British Prime Minister Tony Blair made several last-minute changes to a major foreign policy speech last week after American objections, according to British sources.
Deleted or altered passages in the speech delivered Friday night at Georgetown University would have ruled out military action against Iran, called for stronger action on climate change, and proposed a shake-up of the International Monetary Fund and the World Bank.
The British sources, who spoke on the condition that they not be identified, said complaints by members of President Bush’s inner circle played a key role in the alterations.
Three hours before the speech, aides to Mr. Blair were briefing journalists that the prime minister would stress that “change should not be imposed” on Iran, reflecting the view that bombing or invading Iran is not a realistic option.
However, U.S. officials insisted that the possibility of military action remained “on the table,” arguing that this helped to exert maximum pressure on President Mahmoud Ahmadinejad.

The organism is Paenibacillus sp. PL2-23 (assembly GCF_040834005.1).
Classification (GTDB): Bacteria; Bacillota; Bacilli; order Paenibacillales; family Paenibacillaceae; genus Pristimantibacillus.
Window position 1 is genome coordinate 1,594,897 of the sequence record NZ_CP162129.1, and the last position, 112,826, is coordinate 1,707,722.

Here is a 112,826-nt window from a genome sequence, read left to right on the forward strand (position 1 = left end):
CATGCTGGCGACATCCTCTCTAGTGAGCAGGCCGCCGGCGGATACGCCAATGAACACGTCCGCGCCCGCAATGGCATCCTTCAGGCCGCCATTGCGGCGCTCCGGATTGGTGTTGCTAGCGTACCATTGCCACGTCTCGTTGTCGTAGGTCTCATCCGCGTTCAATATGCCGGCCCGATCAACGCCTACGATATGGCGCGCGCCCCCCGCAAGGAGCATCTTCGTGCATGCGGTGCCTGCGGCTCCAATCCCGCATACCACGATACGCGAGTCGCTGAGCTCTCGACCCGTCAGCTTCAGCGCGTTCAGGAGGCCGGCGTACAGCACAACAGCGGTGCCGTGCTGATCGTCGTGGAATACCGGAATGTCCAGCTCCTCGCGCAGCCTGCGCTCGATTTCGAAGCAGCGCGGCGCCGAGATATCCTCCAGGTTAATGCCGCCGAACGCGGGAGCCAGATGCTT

By the time he made his speech, Mr. Blair had significantly bowed to the U.S. position, saying merely, “I am not saying we should impose change.”
He also backed away from a planned demand for a major change in the running of the International Monetary Fund and the World Bank.
Mr. Blair had intended to spell out a plan for the United States and Europe to give up their traditional rights to install their own nationals as heads of the two institutions. This would help persuade smaller nations to give up their effective right to choose the secretary-general of the United Nations in favor of a move to install a leading international figure.
Instead, Mr. Blair’s speech glossed over the issue, merely citing a “powerful case for reform.”
Another planned section of the speech was intended to take a tough line on global warming and the Kyoto treaty, which Washington has not signed.
Mr. Blair said, “We must act on climate change,” but he did not go into detail.
When a cell phone rang in the audience, he even made a joke about U.S. interference.
“I hope that’s not the White House telling me they don’t agree with that,” he said. “They act very quickly, these guys.”